The psychological stage is the third step in the growth of sociological law. Later in the 19th century, psychology had a significant impact on other social sciences, especially law.
The fusion of sociological approaches with those of other social sciences is the final phase of sociological jurisprudence development. It was thus understood that many social sciences represent various facets of human civilization.
Also popular as Imperative school of law, analytical school of law primarily deals with the laws that exist in present form with the objective to analyze. The scholars of this group explained law as the its relation with the state. According to these scholars, law is something the command emanating from the State. John Austin was one of the most proponents of the analytical school; therefore, sometimes, it is also known as Austinian school. Other known scholars are Jeremy Bentham (1748 -1832), Erskine Holland (1835 -1928), and Sir john Salmond (1862 – 1924).
The definition of law and its purposes were greatly aided by the five schools of jurisprudence. Despite differences in the arguments made by different schools' scholars, all of them shared a desire to "maintain law," and their only concern was how to better govern the law and administer justice on a broad scale, despite the various modes of justice. The ideas of diverse jurists evolve as time goes on, just as the law does. Even the Indian Constitution is subject to alteration by legislative and judicial interpretation. The Cyber Law, which specifies how cybercrimes will be punished, has been introduced to try to stop these crimes. The Indian Penal Code has also undergone changes in order to better combat these heinous crimes.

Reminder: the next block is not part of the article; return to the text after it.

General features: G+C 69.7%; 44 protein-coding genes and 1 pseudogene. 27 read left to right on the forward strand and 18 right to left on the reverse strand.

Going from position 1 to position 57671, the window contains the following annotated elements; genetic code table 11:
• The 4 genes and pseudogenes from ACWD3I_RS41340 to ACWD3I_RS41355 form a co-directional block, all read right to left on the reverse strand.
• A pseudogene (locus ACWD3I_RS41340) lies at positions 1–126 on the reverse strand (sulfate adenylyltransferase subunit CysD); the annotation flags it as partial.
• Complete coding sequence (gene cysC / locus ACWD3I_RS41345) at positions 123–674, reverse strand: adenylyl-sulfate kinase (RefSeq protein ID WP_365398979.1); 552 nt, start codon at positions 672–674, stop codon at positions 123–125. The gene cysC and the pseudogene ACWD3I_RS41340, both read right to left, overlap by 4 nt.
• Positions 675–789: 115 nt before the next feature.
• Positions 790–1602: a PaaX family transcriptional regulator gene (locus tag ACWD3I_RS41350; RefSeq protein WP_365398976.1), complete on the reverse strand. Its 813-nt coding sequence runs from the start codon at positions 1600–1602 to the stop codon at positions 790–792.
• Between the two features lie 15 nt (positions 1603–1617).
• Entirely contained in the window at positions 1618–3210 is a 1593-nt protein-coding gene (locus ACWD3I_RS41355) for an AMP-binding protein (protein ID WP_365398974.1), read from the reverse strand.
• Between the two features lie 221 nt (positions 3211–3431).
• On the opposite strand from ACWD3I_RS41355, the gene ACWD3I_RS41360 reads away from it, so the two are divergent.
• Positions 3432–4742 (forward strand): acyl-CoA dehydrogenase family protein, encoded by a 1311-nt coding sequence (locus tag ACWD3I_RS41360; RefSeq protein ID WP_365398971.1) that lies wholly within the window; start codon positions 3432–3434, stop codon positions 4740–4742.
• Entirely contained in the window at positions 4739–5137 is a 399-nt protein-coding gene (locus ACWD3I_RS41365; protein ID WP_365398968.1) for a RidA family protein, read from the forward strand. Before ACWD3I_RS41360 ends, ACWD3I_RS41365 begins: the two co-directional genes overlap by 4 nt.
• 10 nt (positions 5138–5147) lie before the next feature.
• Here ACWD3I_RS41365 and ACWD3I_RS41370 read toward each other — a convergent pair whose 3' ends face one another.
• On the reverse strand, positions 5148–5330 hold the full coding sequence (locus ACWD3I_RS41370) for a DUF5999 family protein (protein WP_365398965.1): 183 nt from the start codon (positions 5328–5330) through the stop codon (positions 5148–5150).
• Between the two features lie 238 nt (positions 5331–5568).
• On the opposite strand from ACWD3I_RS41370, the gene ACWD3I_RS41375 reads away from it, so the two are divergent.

Frequently Asked Questions
Q1. Which school of law explains balancing purpose of jurisprudence?
Ans: The goal of balancing the needs of the individual and the state is fulfilled by the Sociological School of Jurisprudence. This school contends that the current socioeconomic crisis cannot be resolved through the use of the legal framework that is already in place.
Q2. What is the importance of legal philosophy?
Ans: The philosophy of law frequently aims to set law apart from other normative systems, such as morality (see ethics) or other social customs.
Q3. What is the main idea of natural school of jurisprudence?
Ans: A legal doctrine known as "natural law" places special emphasis on the rules of nature. This school of law also stands for the notion that there are laws that apply to all cultures.
Q4. Who is the father of jurisprudence?
Ans: Though Aristotle is popularly known as father of natural law, but Bentham is referred to as the "Father of Jurisprudence." Austin expanded on his work. The definition of law was initially analyzed by Bentham.